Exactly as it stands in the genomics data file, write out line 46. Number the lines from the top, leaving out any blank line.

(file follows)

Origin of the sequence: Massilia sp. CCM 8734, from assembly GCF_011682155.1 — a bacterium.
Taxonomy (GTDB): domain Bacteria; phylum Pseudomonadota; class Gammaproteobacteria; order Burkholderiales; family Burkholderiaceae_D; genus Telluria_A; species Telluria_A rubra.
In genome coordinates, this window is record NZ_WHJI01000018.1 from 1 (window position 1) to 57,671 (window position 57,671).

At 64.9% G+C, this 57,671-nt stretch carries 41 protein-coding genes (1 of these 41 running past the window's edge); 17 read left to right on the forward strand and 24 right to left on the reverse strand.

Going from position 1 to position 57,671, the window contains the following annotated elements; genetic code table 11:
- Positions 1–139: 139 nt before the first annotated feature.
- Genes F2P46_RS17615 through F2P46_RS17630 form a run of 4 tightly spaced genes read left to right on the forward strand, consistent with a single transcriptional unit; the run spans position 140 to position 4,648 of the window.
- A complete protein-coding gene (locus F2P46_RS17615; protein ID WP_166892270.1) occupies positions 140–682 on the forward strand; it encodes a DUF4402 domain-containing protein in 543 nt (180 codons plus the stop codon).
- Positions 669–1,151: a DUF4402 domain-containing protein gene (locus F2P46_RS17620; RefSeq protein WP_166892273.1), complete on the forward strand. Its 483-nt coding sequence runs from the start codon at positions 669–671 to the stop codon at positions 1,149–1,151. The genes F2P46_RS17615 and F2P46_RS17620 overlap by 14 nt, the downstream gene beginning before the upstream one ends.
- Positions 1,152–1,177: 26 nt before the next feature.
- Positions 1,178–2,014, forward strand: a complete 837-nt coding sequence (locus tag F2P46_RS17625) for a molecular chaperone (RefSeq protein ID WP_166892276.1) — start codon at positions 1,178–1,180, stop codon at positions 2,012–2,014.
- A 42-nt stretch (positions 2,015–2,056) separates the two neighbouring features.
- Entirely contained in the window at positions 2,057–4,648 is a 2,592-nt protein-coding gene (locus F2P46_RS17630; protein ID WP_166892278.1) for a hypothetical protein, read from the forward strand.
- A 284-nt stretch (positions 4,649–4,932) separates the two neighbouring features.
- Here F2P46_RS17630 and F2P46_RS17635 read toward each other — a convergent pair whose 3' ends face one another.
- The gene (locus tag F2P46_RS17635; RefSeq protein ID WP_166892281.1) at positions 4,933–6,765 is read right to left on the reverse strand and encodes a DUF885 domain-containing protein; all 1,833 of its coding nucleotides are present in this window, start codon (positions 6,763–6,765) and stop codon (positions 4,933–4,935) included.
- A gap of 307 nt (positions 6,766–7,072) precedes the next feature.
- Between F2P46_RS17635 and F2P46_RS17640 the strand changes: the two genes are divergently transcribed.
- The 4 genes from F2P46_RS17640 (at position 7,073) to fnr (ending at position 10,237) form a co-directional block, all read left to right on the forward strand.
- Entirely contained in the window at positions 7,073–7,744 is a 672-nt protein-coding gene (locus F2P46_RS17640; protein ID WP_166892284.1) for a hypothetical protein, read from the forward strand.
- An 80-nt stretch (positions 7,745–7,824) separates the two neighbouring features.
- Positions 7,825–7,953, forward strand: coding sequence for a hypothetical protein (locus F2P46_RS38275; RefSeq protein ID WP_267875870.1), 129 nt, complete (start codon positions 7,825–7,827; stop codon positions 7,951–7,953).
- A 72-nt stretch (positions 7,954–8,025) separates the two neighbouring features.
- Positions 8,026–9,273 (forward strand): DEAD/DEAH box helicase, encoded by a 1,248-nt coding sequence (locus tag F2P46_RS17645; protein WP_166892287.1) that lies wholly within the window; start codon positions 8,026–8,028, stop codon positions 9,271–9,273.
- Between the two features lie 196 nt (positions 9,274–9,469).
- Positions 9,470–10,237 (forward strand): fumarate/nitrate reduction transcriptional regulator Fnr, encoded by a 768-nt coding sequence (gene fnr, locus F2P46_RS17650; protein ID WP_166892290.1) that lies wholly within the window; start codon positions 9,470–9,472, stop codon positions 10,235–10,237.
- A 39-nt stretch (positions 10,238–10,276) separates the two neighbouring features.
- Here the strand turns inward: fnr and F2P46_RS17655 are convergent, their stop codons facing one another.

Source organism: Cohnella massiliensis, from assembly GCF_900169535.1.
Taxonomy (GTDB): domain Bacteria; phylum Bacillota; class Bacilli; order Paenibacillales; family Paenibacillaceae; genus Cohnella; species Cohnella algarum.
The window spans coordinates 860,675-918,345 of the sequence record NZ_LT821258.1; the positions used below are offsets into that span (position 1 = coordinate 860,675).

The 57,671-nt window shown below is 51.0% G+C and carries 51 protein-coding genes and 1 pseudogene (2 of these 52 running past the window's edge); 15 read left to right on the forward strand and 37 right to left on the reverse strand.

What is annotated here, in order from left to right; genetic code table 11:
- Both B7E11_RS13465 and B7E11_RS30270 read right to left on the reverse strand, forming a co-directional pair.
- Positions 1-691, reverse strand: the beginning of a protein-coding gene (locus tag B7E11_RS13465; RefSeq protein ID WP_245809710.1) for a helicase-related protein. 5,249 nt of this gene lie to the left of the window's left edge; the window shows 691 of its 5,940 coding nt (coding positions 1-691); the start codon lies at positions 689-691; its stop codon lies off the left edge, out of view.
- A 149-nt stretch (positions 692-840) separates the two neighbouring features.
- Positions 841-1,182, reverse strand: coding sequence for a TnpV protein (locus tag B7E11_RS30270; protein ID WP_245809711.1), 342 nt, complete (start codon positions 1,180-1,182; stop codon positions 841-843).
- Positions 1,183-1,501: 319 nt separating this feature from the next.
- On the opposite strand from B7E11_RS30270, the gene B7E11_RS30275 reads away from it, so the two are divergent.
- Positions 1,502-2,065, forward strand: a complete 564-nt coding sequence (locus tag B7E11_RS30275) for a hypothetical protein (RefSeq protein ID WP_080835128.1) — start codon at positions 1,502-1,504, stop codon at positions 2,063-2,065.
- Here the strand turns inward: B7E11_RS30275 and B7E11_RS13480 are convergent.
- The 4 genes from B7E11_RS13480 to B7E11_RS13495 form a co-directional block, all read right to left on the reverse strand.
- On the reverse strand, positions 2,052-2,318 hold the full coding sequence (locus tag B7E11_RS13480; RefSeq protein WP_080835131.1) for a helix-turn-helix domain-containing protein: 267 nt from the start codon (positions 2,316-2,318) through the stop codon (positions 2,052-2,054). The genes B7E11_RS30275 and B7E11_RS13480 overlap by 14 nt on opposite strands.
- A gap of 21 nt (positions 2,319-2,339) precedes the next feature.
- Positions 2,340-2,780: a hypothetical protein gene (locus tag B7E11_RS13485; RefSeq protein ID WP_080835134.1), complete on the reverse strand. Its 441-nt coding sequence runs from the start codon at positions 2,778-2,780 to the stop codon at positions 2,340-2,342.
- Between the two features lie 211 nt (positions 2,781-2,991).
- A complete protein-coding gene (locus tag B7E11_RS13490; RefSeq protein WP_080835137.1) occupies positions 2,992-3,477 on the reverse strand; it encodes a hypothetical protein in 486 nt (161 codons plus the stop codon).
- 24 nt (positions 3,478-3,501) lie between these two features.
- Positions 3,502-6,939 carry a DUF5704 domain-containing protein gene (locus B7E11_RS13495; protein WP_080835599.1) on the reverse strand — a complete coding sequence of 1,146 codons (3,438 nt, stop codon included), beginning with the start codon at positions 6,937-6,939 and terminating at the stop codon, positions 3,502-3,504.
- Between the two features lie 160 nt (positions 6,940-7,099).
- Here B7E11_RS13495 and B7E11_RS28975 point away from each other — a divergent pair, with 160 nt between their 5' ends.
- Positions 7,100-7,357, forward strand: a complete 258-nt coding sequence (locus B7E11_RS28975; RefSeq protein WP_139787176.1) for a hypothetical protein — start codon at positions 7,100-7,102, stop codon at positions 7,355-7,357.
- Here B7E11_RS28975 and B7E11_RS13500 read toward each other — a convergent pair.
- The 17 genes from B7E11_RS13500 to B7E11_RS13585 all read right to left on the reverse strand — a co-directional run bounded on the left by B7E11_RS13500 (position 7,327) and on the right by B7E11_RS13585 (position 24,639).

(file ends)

- Between the two features lie 211 nt (positions 2,781-2,991).